EcoBeat Staff – Tbilisi floods this past weekend caused at least a dozen deaths and extensive damage to the city’s infrastructure. June to August is generally the dry season in the capital, which is located 1,200 feet above sea level, making this type of weather event completely

Clean Water

5 Innovative Water Purification Products Changing the World

June 22, 2015 • Original Content, Recent, Technology, Water • Views: 1795

EcoBeat Staff – Clean water is fundamental for survival, yet as many as 783 million people worldwide do not have access to it. According to The Water Project, a 501(c)(3) nonprofit organization focused on providing training and financial support for sustainable water development projects in

Should We Be Eating Invasive Species?

June 21, 2015 • Agriculture, Biodiversity, Food & Nutrition, Original Content, Recent, Water, Wildlife • Views: 958

Eating Invasive Species image source: mjwinoz CC BY 2.0 (, via Wikimedia Commons EcoBeat Staff- There’s a new eating craze in town, and it’s aimed at eliminating invasive fish species. In an effort to find innovative (and delicious) solutions, chefs

Great Pacific Garbage Patch

Twice the Size of Texas and Almost Invisible: The Great Pacific Garbage Patch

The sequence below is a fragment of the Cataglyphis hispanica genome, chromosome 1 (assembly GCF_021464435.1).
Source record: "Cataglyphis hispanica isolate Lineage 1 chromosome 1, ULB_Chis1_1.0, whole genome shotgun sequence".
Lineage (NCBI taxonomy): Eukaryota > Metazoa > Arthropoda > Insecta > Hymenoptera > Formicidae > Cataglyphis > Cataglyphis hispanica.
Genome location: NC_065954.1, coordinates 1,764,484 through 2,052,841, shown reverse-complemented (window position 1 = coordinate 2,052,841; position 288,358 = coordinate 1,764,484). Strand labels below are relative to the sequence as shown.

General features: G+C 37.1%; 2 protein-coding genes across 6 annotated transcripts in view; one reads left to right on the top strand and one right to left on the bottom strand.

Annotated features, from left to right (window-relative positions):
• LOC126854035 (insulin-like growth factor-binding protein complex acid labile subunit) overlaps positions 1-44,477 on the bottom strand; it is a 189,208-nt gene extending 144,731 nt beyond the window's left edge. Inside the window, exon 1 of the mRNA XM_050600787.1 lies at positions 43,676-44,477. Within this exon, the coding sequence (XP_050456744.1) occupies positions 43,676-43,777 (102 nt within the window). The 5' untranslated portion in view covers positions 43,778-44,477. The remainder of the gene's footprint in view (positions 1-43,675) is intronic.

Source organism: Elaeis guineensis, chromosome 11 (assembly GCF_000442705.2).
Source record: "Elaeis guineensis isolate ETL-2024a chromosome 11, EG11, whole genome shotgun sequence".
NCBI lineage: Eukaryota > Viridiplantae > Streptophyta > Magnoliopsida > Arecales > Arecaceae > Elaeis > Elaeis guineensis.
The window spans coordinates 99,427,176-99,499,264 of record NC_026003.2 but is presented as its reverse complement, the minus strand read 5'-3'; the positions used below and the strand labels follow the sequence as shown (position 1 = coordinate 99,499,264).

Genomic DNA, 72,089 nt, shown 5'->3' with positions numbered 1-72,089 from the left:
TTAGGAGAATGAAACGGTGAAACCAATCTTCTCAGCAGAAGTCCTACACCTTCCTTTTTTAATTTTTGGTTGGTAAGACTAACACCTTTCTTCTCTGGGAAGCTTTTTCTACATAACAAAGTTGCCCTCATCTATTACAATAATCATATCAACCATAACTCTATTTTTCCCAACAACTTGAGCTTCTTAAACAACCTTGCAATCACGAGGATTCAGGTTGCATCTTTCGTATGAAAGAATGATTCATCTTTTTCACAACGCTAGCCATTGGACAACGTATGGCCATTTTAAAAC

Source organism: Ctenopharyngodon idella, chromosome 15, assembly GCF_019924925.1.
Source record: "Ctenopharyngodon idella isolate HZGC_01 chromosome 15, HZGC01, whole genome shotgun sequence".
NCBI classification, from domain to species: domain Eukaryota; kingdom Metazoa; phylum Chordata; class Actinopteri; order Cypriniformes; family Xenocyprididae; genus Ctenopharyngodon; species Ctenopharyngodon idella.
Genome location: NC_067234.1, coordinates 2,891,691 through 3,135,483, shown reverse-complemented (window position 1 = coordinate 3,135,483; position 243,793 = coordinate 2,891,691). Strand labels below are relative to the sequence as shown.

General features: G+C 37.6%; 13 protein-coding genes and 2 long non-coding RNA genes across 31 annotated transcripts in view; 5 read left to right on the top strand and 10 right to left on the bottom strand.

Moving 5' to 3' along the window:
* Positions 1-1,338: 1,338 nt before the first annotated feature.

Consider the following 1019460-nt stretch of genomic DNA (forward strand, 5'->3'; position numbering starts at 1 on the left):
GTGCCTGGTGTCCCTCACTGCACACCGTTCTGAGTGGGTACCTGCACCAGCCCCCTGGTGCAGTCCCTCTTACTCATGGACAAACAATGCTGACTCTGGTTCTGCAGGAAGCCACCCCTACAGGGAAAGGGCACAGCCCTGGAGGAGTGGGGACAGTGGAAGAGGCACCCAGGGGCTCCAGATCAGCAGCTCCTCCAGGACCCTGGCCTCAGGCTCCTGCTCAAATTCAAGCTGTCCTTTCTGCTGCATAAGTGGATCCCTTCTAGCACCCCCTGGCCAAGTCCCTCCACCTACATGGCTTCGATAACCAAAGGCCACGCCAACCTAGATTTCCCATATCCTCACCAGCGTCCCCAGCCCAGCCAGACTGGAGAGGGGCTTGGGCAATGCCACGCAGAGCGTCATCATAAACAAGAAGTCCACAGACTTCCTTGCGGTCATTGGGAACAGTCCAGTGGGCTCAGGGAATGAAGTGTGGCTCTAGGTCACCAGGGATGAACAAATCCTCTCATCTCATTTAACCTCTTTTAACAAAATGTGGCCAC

June 21, 2015 • International Issues, Original Content, Recent, Water • Views: 1509

EcoBeat Staff – Ocean currents are forced in different directions depending on a number of factors, including temperature patterns and the landforms that they flow around. At certain points where these currents converge, massive spinning phenomenon, known as gyres, form. One of five such

Fracking in Oklahoma

Study: 5-10 Fold Increase in Oklahoma Earthquakes Caused by Fracking

June 20, 2015 • Energy, Fossil Fuels, Original Content, Recent • Views: 962

EcoBeat Staff – Fracking, or hydraulic fracturing, has been praised by many economists and energy experts in the United States as the key to an energy-secure future. While many scientists have been concerned with the implications of injecting large amounts of brackish water, (saltwater that